Bordetella Bronchiseptica: is a highly communicable bacterium that causes severe fits of coughing, whooping, vomiting, and, in rare cases seizures and death. It is the primary cause of kennel cough (see below). There are both injectable and nasal spray vaccines available. I recommend only using the injectable (shot version) of the vaccine and not the nasal vaccine. Many times the nasal vaccine can cause a mild case of kennel cough to appear especially in puppies.
Canine Distemper: is a virus that attacks the respiratory, gastrointestinal (GI), and nervous system of Cavalier King Charles Spaniels (dogs), wild canids, raccoons, skunks, and other animals. It causes discharges from the eyes and nose, fever, coughing, vomiting, diarrhea, seizures, twitching paralysis, and, oftem, death. There is no specific drug for the virus--the symptoms can be alleviated, giving the dog's immune system a chance to fight it off.
Canine Hepatitis: is a disease of the liver caused by a virus that is unrelated to the human form of hepatitis. Symptoms range from a slight fever and congestion of the mucous membranes to severe depression, vomiting, jaundice, stomach enlargement, and pain around the liver. Many dogs can overcome the mild form of the disease, but the severe form can kill. There is no cure, but doctors can treat the symptoms.
Canine Parainfluenza: is one of several viruses that can contribute to kennel cough (see below).
Corona Virus: is a nasty virus that usually affects Cavalier King Charles Spaniels' (dogs') gastrointestinal systems, though it can also cause respiratory infections. Signs include most GI symptoms, including loss of appetite, vomiting, and diarrhea. Doctors can keep a Cavalier (dog) hydrated, warm, and comfortable, and help alleviate nausea, but there is no drug that kills corona viruses.
Heartworm: Though there is no vaccine for this condition, it is preventable with regular medication. The name is descriptive--these worms lodge in the right side of the heart and the pulmonary arteries (that send blood to the lungs), though they can travel through the rest of the body and sometimes invade the liver and kidneys. The worms can grow to 14 inches long and, if clumped together, block and injure organs. A new infection often causes no symptoms, though dogs in later stages of the disease may cough, become lethargic, lose their appetite or have difficulty breathing. Infected Cavalier King Charles Spaniels (dogs) may tire after mild exercise. Heartworms are transmitted by mosquitoes. The disease is treatable if caught early. You can either treat with monthly medication or you can have your Cavalier King Charles Spaniel tested every 6 months.
Kennel Cough: also known as infectious tracheobronchitis, results from inflammation of the upper airways. It can be caused by bacterial viral, or other infections (see bordetella and canine parainfluenza), and often involves multiple infections simultaneously. Usually the disease is mild and self-limiting, causing bouts of harsh, dry coughing, sometimes severe enough to spur retching and gagging, along with a loss of appetite, but in rare cases it can kill. It is easily spread between Cavalier King Charles Spaniels (dogs) kept close together, which is why it passes quickly through kennels and shows. Antibiotics are usually not necessary, except in severe, chronic cases. Cough suppressants can make a Cavalier King Charles Spaniel (dog) more comfortable.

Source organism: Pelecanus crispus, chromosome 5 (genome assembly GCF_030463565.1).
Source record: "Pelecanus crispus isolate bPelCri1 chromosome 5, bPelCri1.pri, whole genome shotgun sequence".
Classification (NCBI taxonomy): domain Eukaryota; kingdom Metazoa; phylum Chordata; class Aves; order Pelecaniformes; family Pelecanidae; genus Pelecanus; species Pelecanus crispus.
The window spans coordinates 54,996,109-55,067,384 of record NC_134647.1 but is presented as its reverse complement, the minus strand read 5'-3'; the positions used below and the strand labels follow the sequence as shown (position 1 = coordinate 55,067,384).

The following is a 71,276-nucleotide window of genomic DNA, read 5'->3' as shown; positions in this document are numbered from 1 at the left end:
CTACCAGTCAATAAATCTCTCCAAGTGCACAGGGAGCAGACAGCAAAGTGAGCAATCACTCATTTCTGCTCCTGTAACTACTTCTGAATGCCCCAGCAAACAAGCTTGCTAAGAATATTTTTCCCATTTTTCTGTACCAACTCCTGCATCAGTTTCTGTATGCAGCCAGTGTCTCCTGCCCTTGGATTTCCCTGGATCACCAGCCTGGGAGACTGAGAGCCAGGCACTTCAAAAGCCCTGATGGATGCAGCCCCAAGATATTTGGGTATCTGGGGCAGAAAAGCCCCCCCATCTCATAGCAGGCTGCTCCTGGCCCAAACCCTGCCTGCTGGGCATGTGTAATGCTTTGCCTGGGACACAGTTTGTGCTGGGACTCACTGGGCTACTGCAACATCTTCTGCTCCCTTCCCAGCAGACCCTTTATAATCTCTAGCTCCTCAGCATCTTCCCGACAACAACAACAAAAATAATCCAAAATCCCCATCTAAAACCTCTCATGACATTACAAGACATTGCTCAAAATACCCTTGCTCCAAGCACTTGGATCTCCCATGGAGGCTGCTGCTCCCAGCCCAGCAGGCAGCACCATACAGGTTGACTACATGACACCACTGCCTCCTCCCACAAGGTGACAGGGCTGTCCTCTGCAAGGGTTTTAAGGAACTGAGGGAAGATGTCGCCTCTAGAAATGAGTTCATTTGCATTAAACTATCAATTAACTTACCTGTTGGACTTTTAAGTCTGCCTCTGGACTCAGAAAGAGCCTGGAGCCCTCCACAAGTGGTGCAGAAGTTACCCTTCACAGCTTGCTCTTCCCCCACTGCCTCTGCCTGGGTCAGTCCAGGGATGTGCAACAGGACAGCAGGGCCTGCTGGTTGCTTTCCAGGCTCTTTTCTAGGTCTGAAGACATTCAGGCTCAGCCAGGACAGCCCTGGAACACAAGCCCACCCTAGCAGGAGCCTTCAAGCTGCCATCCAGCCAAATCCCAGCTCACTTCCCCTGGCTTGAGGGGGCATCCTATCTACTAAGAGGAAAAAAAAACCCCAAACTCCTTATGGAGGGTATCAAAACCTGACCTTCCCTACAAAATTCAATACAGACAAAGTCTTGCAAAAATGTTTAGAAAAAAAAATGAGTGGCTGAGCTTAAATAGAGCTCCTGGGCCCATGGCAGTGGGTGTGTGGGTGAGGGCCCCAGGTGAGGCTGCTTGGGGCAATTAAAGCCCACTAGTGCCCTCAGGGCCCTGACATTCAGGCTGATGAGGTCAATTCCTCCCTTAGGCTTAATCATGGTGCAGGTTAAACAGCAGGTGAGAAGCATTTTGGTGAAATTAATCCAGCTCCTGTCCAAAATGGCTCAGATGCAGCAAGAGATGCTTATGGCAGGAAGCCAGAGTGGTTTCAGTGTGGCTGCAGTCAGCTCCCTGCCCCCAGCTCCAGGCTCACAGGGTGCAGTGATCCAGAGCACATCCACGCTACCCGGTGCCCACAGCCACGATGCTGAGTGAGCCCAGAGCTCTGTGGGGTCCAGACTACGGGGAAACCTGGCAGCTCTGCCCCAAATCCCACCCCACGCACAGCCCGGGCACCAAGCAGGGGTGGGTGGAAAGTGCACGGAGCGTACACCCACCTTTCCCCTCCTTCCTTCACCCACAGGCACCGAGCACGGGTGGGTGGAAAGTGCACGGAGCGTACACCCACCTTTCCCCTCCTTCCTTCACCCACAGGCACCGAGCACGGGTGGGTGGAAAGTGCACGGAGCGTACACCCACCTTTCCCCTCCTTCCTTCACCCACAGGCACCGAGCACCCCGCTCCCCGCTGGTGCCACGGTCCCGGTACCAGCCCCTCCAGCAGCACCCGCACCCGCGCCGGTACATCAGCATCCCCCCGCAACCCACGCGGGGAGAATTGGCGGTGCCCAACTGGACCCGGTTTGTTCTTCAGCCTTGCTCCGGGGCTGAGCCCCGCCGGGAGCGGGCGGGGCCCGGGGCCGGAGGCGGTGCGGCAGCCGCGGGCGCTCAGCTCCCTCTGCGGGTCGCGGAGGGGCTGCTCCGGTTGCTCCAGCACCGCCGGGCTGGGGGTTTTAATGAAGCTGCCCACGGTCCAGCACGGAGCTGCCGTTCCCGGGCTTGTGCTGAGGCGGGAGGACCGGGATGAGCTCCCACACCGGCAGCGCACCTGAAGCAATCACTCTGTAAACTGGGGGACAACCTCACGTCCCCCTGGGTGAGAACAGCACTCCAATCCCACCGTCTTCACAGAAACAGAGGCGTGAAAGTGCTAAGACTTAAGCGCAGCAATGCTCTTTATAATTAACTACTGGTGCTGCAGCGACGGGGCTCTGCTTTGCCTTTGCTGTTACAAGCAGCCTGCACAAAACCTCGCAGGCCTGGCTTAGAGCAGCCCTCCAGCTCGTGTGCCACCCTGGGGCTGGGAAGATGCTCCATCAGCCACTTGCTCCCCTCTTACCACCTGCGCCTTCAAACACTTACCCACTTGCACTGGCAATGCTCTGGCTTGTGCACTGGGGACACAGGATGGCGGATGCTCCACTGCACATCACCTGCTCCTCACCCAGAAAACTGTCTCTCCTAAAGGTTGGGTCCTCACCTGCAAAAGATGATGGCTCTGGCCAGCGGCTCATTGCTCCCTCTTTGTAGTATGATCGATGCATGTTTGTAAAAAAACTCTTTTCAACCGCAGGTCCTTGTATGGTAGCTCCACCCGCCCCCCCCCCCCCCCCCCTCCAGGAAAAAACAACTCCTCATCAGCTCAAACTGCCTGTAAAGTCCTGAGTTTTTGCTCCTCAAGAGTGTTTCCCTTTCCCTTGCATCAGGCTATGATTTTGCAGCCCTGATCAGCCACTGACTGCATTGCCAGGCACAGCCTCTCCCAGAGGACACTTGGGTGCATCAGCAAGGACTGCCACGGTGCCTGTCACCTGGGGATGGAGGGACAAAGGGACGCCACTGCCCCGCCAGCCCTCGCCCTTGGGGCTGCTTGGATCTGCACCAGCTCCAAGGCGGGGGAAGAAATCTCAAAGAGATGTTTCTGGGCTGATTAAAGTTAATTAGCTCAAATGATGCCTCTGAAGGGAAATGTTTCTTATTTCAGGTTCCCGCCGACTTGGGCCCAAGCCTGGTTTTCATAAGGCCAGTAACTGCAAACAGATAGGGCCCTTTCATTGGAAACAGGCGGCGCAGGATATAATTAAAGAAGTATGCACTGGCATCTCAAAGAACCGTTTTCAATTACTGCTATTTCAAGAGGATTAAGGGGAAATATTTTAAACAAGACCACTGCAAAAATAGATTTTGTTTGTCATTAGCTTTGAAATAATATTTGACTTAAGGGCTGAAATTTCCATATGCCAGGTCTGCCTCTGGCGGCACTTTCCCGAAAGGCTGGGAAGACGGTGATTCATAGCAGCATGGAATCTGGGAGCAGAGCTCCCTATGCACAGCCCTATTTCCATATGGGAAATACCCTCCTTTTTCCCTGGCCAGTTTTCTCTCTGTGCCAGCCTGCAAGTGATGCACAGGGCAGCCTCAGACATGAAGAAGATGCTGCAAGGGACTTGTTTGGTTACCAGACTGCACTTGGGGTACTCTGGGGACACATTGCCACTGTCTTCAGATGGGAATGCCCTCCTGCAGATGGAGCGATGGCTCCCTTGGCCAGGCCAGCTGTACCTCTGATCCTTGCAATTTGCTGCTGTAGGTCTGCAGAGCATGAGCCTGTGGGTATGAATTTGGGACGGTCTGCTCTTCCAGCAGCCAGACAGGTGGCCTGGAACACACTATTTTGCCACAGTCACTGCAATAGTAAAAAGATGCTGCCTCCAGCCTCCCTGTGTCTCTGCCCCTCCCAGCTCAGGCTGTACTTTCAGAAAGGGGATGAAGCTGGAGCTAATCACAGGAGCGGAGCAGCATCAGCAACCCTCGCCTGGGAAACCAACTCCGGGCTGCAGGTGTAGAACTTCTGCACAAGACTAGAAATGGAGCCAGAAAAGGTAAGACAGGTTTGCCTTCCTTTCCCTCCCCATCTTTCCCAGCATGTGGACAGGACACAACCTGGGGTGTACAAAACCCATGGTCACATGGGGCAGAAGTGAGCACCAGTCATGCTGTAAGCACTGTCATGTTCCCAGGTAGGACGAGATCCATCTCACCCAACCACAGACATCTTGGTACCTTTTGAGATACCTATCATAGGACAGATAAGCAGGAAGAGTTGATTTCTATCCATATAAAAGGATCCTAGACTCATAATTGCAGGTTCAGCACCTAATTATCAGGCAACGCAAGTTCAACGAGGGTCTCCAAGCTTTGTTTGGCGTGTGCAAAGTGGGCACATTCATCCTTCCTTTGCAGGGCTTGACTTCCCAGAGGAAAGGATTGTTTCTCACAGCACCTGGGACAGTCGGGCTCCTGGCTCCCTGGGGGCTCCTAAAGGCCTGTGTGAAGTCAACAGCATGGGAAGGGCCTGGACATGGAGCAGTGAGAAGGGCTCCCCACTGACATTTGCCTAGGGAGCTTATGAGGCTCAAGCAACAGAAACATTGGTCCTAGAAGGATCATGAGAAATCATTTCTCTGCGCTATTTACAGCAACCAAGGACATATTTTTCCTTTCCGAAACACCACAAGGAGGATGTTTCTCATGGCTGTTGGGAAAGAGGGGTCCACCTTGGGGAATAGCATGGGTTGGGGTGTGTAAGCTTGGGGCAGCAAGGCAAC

Leptospirosis: unlike most diseases on this list, is caused by bacteria, and sometimes evinces no symptoms at all. When symptoms do appear, they can include fever, vomiting, abdominal pain, diarrhea, loss of appetite, severe weakness and depression, stiffness, muscle pain, or infertility. Antibiotics are effective, but the sooner they are given, the better. There are only 2 or 3 cases reported each year here in the United States so it is not as common as one might think.
Lyme Disease: unlike the famous "bull's eye" rash that people exposed to Lyme disease often spot, no such telltale symptom occurs in Cavalier King Charles Spaniels (dogs). Instead, an infected Cavalier King Charles Spaniel (dog) often starts limping, his lymph nodes swell, his temperature rises, and he stops eating. The disease can affect his heart, kidney, and joints, among other things, or lead to neurological disorders if left untreated. If diagnosed quickly, a course of antibiotics is extremely helpful, though relapses can occur months even years later.
Parvovirus: attacks the gastrointestinal system and creates loss of appetite, vomiting, fever, and often severe, bloody diarrhea. Extreme dehydration can come on rapidly and kill a Cavalier King Charles Spaniel (dog) within 48 to 72 hours, so prompt veterinary attention is crucial. There is no cure, so keeping the Cavalier King Charles Spaniel (dog) hydrated and controlling the secondary symptoms can keep him going until his immune system beats the illness.
Rabies: is a virus that invades the central nervous system, causing headache, anxiety, hallucinations, excessive drooling, fear of water, paralysis, and death. Treatment within hours of infection is essential, otherwise death is highly likely. Most states require rabies vaccination at set intervals (every one to five years). Check with your vet about local rabies vaccination laws.